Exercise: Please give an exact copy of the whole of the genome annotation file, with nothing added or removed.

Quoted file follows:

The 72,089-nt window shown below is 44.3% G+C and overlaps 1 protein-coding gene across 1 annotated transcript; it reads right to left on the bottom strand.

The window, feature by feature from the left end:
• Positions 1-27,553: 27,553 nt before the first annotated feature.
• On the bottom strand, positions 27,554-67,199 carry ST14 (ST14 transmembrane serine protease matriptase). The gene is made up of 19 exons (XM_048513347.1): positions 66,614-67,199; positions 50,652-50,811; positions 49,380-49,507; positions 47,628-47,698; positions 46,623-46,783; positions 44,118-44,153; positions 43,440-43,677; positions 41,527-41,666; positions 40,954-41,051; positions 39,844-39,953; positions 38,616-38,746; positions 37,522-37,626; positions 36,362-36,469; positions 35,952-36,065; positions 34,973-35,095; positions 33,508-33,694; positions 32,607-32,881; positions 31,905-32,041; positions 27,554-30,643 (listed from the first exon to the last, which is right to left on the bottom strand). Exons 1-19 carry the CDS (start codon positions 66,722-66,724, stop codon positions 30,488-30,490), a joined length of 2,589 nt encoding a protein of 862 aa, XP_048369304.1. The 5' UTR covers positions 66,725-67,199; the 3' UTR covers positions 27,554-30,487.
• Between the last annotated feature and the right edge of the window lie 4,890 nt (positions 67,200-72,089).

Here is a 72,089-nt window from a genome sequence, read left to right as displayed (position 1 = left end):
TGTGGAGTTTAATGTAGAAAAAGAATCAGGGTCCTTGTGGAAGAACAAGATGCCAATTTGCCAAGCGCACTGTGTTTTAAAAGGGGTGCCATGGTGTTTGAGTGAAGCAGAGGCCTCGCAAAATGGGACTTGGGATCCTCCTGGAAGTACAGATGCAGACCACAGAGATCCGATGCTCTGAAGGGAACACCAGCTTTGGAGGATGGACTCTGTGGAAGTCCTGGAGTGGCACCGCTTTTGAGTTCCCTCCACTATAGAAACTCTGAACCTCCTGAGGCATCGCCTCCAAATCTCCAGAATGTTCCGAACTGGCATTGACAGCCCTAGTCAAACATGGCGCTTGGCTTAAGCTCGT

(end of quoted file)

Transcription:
The 72,089-nt window shown below is 44.3% G+C and overlaps 1 protein-coding gene across 1 annotated transcript; it reads right to left on the bottom strand.

The window, feature by feature from the left end:
• Positions 1-27,553: 27,553 nt before the first annotated feature.
• On the bottom strand, positions 27,554-67,199 carry ST14 (ST14 transmembrane serine protease matriptase). The gene is made up of 19 exons (XM_048513347.1): positions 66,614-67,199; positions 50,652-50,811; positions 49,380-49,507; positions 47,628-47,698; positions 46,623-46,783; positions 44,118-44,153; positions 43,440-43,677; positions 41,527-41,666; positions 40,954-41,051; positions 39,844-39,953; positions 38,616-38,746; positions 37,522-37,626; positions 36,362-36,469; positions 35,952-36,065; positions 34,973-35,095; positions 33,508-33,694; positions 32,607-32,881; positions 31,905-32,041; positions 27,554-30,643 (listed from the first exon to the last, which is right to left on the bottom strand). Exons 1-19 carry the CDS (start codon positions 66,722-66,724, stop codon positions 30,488-30,490), a joined length of 2,589 nt encoding a protein of 862 aa, XP_048369304.1. The 5' UTR covers positions 66,725-67,199; the 3' UTR covers positions 27,554-30,487.
• Between the last annotated feature and the right edge of the window lie 4,890 nt (positions 67,200-72,089).

Here is a 72,089-nt window from a genome sequence, read left to right as displayed (position 1 = left end):
TGTGGAGTTTAATGTAGAAAAAGAATCAGGGTCCTTGTGGAAGAACAAGATGCCAATTTGCCAAGCGCACTGTGTTTTAAAAGGGGTGCCATGGTGTTTGAGTGAAGCAGAGGCCTCGCAAAATGGGACTTGGGATCCTCCTGGAAGTACAGATGCAGACCACAGAGATCCGATGCTCTGAAGGGAACACCAGCTTTGGAGGATGGACTCTGTGGAAGTCCTGGAGTGGCACCGCTTTTGAGTTCCCTCCACTATAGAAACTCTGAACCTCCTGAGGCATCGCCTCCAAATCTCCAGAATGTTCCGAACTGGCATTGACAGCCCTAGTCAAACATGGCGCTTGGCTTAAGCTCGT